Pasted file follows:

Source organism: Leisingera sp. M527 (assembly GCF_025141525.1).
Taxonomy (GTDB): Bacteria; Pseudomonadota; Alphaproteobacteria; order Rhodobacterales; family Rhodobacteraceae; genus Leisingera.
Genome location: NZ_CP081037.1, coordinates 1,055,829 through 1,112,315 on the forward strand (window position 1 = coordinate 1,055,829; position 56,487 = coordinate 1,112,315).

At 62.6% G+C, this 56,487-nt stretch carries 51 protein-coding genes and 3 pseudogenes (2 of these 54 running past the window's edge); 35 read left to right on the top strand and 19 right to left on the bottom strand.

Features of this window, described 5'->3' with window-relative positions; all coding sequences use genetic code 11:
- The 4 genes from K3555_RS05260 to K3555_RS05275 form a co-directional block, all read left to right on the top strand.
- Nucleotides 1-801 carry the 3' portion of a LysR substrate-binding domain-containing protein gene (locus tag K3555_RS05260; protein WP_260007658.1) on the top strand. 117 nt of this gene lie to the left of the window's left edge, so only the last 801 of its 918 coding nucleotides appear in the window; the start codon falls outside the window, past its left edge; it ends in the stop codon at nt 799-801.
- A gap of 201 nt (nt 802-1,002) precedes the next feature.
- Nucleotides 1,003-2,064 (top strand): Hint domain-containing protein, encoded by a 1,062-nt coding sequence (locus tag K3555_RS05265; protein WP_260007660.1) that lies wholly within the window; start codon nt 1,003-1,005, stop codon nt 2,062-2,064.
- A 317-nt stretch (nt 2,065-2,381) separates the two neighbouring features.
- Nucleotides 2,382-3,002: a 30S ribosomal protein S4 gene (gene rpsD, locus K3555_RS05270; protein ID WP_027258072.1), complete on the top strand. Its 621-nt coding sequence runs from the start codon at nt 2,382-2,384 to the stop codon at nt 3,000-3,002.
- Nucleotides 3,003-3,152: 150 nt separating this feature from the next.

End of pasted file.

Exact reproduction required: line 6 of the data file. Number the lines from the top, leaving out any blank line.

- The 4 genes from K3555_RS05260 to K3555_RS05275 form a co-directional block, all read left to right on the top strand.